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Bogus Recycled Water Signs at Bohol Park and Pulte Homes

The extensive landscaping at the recently completed Bohol Circle Immigrant Park and the Pulte Homes condominiums at Alameda Landing is a beautiful sight to behold. And hats off to the city and Pulte Homes for installing recycled water pipes during construction.

Alameda Post - a map of Alameda and Oakland with the words "East Bayshore Recycled Water Project" and lines indicating where the estuary crossing pipeline is, where the existing recycled pipeline is, and where the planned recycled pipeline is.
The East Bayshore Recycled Water Project could put a stop to the wasteful use of drinking water for landscaping purposes. Image adapted from EBMUD.

The only thing wrong with the landscaping are the signs that say that the plants are irrigated with recycled water from East Bay Municipal Utility District (EBMUD). This is not true, according to EDMUD Public Information Representative Christopher Tritto.

EBMUD has plans to extend its East Bayshore Recycled Water Project to Alameda in 2027. They plan to accomplish this by reusing the drinking water line that was replaced earlier this year. They will feed a plastic pipe through the old metal pipe. But even after the supply line arrives, EBMUD still needs to design and construct the distribution system to Alameda Landing and Alameda Point.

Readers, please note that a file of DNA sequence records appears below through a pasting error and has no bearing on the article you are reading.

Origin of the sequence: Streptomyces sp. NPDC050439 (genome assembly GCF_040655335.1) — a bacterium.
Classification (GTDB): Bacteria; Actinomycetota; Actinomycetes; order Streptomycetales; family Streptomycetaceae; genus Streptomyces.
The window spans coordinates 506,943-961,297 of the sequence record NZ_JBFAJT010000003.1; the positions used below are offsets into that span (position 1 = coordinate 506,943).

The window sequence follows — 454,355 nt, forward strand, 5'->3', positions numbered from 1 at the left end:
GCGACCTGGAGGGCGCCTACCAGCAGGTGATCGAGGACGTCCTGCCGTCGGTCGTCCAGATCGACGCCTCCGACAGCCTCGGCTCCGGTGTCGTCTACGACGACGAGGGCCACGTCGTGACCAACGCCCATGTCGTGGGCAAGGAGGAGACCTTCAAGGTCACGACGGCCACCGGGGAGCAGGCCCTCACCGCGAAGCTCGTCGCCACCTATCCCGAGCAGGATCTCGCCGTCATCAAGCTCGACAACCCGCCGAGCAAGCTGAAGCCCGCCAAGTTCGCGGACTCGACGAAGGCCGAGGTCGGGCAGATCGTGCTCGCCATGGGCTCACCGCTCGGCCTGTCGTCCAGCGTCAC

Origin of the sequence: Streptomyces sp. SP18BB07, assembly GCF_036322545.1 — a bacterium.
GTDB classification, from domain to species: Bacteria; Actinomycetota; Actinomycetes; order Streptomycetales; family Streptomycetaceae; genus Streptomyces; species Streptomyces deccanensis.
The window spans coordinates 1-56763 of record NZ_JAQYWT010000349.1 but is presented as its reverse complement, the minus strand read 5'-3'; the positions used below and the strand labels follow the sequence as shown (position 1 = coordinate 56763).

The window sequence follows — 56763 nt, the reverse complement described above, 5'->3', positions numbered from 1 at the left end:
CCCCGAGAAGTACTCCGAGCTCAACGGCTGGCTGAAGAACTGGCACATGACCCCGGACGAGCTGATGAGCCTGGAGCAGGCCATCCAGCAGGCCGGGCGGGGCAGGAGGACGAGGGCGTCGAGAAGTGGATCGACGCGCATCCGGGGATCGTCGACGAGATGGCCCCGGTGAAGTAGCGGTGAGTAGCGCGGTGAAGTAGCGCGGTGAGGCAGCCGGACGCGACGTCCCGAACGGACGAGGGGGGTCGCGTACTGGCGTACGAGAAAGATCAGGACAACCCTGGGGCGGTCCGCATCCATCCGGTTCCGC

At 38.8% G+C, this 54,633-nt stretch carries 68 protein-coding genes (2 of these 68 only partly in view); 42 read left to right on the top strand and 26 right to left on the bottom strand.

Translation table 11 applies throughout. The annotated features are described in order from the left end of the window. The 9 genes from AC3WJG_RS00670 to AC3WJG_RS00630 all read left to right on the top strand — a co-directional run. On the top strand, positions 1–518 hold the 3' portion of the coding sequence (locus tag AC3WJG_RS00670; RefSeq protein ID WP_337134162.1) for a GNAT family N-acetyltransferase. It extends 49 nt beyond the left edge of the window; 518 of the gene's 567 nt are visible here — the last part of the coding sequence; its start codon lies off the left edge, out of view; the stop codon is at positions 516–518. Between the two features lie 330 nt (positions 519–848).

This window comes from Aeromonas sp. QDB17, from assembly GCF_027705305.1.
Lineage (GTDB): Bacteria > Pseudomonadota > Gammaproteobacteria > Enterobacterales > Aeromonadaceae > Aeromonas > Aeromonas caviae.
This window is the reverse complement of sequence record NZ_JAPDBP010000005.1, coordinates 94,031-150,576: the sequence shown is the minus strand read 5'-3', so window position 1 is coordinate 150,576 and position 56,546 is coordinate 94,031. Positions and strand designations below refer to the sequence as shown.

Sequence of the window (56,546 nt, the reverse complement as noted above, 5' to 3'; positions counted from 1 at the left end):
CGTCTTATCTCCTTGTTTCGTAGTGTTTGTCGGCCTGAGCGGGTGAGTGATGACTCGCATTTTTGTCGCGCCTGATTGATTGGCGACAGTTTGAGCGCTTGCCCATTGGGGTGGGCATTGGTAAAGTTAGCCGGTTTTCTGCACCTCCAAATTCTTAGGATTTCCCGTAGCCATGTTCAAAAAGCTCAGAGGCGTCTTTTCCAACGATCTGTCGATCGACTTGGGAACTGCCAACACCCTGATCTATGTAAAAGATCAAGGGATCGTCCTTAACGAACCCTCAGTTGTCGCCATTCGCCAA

Alameda Post - a small pink sign amongst landscaping that says the area uses recycled water which is not suitable for drinking
Photo Richard Bangert.
Alameda Post - a small pink sign amongst landscaping that says the area uses recycled water which is not suitable for drinking
Photo Richard Bangert.

“After that crossing pipeline is complete, EBMUD will take the next steps to design and build the recycled pipeline in Alameda,” Tritto said. “EBMUD will be responsible for the planning, funding, and installation of that pipeline in close coordination with the city of Alameda. We have not started designing that stage of the project, and the funding and timeline are yet to be determined.”

Given that uncertainty, it could be five or more years before Alameda can utilize recycled water instead of drinking water for landscaping.

“We plan to request that the recycled water landscaping signs you noted in your photo be removed until the city is connected to the recycled water service,” said Tritto in a July 7 response to our media inquiry.

Yet the signs are still there. Misleading the public is not right. Pulte Homes and the Alameda Recreation and Park Department should remove the signs and store them until the recycled water supply line arrives. They also should immediately lobby EBMUD to design and fund the distribution lines before the main line arrives to avoid further delay.

Contributing writer Richard Bangert posts stories and photos about environmental issues on his blog Alameda Point Environmental Report. His writing is collected at AlamedaPost.com/Richard-Bangert.

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